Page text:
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Friday, December 25, 2009

Stille Nacht, heilige Nacht

"Silent Night" (German: Stille Nacht, heilige Nacht) is a popular Christmas carol. The original lyrics of the song Stille Nacht were written in German by the Austrian priest Father Josef Mohr and the melody was composed by the Austrian headmaster Franz Xaver Gruber. In 1859, John Freeman Young published the English translation that is most frequently sung today. The version of the melody that is generally sung today differs slightly (particularly in the final strain) from Gruber's original, which was a sprightly, dance-like tune in 6/8, as opposed to the slow, meditative lullaby version generally sung today. Today, the lyrics and melody are in the public domain.
The carol was first performed in the Nikolaus-Kirche (Church of St. Nicholas) in Oberndorf, Austria on December 24, 1818. Mohr had composed the words two years earlier, in 1816, but on Christmas Eve brought them to Gruber and asked him to compose a melody and guitar accompaniment for the church service.
In his written account regarding the composition of the carol, Gruber gives no mention of the specific inspiration for creating the song. According to the song's history provided by Austria's Silent Night Society, one supposition is that the church organ was no longer working so that Mohr and Gruber therefore created a song for accompaniment by guitar. Silent Night historian, Renate Ebeling-Winkler Berenguer says that the first mention of a broken organ was in a book published in the U.S.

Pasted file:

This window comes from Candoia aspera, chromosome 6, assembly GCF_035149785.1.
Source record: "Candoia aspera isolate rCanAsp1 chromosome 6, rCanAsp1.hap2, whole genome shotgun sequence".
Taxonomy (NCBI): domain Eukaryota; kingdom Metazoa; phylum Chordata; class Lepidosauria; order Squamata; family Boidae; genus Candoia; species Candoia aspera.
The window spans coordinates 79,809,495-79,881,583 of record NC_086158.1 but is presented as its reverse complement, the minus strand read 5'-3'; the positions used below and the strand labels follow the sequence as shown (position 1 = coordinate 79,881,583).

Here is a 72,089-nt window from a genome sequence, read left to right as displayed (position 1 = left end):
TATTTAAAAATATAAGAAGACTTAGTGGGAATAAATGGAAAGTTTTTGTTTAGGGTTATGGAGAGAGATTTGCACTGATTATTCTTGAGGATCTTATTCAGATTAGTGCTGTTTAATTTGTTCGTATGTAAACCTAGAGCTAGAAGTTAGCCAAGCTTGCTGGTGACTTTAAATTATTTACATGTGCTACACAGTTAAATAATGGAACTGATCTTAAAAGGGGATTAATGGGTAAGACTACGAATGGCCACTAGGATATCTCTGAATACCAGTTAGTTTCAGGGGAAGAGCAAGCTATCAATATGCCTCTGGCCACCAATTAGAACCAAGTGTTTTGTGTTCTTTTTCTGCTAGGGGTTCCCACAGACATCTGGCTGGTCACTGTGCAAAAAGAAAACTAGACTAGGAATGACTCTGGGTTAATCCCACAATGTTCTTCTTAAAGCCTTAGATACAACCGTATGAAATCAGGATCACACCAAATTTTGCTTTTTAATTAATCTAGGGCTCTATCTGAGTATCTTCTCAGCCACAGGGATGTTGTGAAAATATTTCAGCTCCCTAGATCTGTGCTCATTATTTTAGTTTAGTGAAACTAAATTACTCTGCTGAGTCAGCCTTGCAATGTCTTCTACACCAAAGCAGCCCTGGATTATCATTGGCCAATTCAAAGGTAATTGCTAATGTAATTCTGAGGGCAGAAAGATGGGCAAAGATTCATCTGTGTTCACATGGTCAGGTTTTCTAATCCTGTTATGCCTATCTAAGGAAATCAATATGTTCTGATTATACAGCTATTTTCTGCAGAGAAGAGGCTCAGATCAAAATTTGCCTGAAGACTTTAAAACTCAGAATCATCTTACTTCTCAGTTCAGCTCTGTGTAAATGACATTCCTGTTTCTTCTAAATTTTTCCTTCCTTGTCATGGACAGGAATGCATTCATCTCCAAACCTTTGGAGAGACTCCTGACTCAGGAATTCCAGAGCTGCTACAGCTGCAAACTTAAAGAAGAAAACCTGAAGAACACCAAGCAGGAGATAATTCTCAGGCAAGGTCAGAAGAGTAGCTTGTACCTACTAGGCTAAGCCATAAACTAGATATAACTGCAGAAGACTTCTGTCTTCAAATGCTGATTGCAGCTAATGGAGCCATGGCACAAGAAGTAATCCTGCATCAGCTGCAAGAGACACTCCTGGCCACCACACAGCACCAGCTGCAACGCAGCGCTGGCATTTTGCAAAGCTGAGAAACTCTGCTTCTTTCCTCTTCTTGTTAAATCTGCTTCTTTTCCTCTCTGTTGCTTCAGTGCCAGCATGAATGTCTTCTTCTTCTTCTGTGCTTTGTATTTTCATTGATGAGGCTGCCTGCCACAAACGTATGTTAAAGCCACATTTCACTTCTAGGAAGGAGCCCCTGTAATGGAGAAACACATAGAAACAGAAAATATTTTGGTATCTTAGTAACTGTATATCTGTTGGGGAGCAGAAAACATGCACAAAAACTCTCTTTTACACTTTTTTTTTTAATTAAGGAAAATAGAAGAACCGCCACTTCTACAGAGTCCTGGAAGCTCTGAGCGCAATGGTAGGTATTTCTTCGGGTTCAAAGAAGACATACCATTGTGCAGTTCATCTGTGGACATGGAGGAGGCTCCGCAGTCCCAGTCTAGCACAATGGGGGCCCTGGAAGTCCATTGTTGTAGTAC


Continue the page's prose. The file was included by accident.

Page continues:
Some believe that Mohr simply wanted a new Christmas carol that he could play on his guitar. The Silent Night Society says that there are "many romantic stories and legends" that add their own anecdotal details to the known facts.
The Nikolaus-Kirche was demolished in the early 1900s due to flood damage and because the town's center was moved up the river to a safer location, with a new church being built there close to the new bridge. A tiny chapel, called the "Stille-Nacht-Gedächtniskapelle" (Silent Night Memorial Chapel), was built in the place of the demolished church and a nearby house was converted into a museum, attracting tourists from all over the world, not only but primarily in December. The original manuscript has been lost. However a manuscript was discovered in 1995 in Mohr's handwriting and dated by researchers at ca. 1820. It shows that Mohr wrote the words in 1816 when he was assigned to a pilgrim church in Mariapfarr, Austria, and shows that the music was composed by Gruber in 1818. This is the earliest manuscript that exists and the only one in Mohr's handwriting. Gruber's composition was influenced by the musical tradition of his rural domicile. The melody of "Silent Night" bears resemblance to aspects of Austrian folk music and yodelling.
Another popular story claims that the carol, once performed, was promptly forgotten until an organ repairman found the manuscript in 1825 and revived it. However, Gruber published various arrangements of it throughout his lifetime and we now have the Mohr arrangement (ca. 1820) that is kept at the Museum Carolino Augusteum in Salzburg.
Silent Night Web list 225 versions of the song in 140 different languages.

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